8. Ciao Kevin I see the European Union trying to eliminate some traditional foods through overzealous sanitary codes. It's impossible to dry anything in the sun, outdoors with the screens and tiled rooms required by law. But, at the same time, I see a renewed interest in regional cultivars of fruits and vegetables, regional breeds of poultry and meat, artisanal cheese and bread. So all hope isn't lost. Slow Food is doing a great deal to preserve traditional products all over the world and create an awareness of the incroaching standardization that's the goal of the agro-alimentary industry. a presto Faith
  9. Ciao Alberto I love the Osteria, a grocery store that serves food. Don't forget to check out the chocolate ladies at Persichella. a presto Faith Faith, thanks for the opinion on Don Alfonso, I should really try it again next time I visit my relatives in Naples. L'Europeo is one of my favorites in Naples, though my last visit is not as recent as I'd like, instead I never heard of Antichi Sapori before. I'll definitely have to give it a try, thanks for the tip! ciao e grazie, Alberto ←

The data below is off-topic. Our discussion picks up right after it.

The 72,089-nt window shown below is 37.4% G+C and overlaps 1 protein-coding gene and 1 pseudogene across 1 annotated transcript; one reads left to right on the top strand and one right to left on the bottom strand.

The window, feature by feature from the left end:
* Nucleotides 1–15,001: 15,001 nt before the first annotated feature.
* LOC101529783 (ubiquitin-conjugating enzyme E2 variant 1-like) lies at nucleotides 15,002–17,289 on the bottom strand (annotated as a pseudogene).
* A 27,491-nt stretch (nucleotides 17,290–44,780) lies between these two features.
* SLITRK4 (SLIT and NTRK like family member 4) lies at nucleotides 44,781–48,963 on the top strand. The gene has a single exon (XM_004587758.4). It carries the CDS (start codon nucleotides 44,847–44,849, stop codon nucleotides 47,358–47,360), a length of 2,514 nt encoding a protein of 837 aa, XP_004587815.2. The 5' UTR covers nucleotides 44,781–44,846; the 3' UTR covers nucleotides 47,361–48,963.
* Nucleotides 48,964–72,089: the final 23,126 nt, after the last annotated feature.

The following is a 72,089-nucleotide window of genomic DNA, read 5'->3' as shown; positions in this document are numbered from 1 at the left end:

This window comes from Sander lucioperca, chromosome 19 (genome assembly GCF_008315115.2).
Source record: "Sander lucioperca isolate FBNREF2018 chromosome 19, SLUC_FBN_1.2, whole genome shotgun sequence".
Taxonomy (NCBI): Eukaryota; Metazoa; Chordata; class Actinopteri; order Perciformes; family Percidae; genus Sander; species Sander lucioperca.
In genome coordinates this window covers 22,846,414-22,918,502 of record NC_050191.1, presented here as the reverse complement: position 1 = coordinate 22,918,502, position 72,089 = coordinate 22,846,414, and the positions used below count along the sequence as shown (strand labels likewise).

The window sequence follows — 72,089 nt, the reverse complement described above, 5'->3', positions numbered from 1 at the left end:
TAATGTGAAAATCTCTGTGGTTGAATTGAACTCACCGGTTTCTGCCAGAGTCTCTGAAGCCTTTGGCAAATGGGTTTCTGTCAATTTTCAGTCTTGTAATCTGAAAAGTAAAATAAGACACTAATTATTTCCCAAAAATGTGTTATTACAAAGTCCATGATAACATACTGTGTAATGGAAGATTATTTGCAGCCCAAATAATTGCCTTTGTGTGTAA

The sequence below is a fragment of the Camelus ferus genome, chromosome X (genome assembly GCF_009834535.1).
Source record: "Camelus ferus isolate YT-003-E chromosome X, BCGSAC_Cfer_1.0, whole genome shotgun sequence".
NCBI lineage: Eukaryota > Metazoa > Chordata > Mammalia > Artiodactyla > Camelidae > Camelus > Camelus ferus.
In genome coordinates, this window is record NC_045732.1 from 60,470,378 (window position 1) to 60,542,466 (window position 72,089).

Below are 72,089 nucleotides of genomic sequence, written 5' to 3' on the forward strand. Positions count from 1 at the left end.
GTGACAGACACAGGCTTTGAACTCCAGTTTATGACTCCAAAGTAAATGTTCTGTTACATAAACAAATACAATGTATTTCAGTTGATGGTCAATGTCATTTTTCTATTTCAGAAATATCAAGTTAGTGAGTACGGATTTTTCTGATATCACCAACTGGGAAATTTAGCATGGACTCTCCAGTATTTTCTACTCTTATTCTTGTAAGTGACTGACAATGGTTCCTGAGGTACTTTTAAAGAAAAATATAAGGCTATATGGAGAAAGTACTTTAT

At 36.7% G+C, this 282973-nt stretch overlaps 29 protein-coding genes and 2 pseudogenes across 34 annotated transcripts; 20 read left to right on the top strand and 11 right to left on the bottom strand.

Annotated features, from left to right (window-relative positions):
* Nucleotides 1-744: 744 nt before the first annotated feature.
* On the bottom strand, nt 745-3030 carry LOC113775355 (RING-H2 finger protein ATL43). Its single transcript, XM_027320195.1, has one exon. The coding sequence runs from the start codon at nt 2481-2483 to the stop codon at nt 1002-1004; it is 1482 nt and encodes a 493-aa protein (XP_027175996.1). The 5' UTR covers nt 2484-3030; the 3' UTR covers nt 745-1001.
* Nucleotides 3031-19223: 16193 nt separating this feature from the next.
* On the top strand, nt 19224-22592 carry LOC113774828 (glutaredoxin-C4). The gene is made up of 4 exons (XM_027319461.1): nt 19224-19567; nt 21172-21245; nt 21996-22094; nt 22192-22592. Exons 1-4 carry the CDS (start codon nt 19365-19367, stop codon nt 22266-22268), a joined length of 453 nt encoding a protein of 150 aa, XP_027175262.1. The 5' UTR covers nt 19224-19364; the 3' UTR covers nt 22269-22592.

10. Ciao Ludja I hunted for the book but couldn't find it, but think it was published in German and Italian. You might ask the Biblioteca Culinaria if they can find it for you. a presto Faith
  11. Ciao Pia Italians have always been open to new ideas--look how quickly they accepted the tomato. And the great navigating nations brought back exotic ingredients. I agree with Raspelli when he criticizes restaurants for ordering quality but standard ingredients instead of focusing on the best local stuff. But I accept new ingredients if they make sense. Spain and Japan have certainly influenced everyone in the world of cuisine. But the best chefs are applying these ideas within the Italian idiom. I find it interesting, if not what I want to eat on a daily basis. I really don't think foams and jellys are here to stay. a presto Faith